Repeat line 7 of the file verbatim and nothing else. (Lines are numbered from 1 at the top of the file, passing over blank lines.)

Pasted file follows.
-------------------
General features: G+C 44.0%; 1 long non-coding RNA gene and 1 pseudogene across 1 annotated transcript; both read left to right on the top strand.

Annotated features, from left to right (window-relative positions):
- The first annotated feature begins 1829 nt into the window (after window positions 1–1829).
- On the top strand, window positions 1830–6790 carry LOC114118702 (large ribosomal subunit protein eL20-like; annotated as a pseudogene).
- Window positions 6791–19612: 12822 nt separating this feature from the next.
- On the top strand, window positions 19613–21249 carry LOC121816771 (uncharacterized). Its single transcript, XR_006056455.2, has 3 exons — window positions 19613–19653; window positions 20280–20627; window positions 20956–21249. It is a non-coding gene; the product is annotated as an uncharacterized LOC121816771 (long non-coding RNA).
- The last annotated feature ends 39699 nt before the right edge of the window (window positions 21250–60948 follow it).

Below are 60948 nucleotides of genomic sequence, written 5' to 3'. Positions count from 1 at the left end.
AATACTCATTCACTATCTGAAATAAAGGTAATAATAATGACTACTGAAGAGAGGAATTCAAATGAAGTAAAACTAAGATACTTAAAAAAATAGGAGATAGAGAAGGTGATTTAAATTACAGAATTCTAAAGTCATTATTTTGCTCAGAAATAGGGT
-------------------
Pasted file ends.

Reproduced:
- The last annotated feature ends 39699 nt before the right edge of the window (window positions 21250–60948 follow it).